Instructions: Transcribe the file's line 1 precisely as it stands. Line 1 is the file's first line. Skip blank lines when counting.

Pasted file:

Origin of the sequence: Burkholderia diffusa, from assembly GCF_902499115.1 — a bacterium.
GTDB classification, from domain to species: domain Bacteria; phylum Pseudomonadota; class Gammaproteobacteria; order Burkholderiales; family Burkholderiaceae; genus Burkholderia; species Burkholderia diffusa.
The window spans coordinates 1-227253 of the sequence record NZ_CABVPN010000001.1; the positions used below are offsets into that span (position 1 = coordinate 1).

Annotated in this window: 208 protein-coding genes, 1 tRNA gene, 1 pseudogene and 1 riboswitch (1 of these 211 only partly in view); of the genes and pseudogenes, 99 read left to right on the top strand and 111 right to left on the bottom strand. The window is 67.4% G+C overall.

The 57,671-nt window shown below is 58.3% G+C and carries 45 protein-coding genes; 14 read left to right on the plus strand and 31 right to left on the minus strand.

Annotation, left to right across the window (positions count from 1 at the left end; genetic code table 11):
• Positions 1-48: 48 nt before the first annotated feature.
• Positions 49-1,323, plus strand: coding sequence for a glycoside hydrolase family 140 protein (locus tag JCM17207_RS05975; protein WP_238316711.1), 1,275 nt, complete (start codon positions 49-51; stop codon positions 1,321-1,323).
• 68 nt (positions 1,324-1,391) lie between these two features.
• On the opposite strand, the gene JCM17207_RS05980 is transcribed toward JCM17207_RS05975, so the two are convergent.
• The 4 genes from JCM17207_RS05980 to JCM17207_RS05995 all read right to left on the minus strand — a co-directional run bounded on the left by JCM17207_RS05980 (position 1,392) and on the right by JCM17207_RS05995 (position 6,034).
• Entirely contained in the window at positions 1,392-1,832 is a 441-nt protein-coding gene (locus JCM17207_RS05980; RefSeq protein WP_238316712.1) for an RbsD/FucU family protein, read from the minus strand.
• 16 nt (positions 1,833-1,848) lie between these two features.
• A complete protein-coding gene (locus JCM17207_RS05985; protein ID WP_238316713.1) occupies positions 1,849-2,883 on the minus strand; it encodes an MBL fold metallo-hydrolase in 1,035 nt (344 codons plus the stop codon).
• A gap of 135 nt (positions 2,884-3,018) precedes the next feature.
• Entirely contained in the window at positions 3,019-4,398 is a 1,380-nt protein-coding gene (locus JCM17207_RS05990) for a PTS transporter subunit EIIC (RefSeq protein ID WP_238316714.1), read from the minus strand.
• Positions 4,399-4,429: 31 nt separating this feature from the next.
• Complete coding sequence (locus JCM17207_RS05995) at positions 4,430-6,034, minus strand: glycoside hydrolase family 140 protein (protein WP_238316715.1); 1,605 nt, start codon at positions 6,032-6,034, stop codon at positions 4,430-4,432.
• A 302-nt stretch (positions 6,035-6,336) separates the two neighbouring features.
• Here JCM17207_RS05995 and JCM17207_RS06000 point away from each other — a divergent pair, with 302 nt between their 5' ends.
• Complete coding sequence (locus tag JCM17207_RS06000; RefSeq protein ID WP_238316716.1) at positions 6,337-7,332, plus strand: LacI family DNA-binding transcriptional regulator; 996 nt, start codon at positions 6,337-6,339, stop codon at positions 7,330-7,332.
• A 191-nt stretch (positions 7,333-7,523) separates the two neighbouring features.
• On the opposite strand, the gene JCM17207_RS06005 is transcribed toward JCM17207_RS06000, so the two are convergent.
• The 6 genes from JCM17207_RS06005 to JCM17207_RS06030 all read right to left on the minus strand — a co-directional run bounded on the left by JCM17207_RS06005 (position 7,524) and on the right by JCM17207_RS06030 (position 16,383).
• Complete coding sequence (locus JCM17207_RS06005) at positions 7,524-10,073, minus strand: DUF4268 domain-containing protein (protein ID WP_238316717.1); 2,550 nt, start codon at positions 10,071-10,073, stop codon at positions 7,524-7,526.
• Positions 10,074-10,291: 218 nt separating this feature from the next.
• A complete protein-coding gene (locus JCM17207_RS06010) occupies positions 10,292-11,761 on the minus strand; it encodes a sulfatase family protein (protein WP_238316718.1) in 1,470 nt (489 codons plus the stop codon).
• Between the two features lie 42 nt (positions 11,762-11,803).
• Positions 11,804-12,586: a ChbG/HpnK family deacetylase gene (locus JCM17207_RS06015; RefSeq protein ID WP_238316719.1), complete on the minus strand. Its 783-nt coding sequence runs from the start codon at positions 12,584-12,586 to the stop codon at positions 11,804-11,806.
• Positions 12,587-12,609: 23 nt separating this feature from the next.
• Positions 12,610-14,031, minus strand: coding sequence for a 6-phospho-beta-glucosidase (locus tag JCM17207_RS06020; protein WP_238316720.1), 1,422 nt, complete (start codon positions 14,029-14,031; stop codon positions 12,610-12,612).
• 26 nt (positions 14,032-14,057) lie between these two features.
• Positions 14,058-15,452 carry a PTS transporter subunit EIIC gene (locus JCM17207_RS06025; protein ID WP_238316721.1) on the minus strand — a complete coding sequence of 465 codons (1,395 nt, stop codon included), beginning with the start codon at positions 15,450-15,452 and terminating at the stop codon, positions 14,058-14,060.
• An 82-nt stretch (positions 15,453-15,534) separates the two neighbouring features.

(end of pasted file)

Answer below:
Origin of the sequence: Burkholderia diffusa, from assembly GCF_902499115.1 — a bacterium.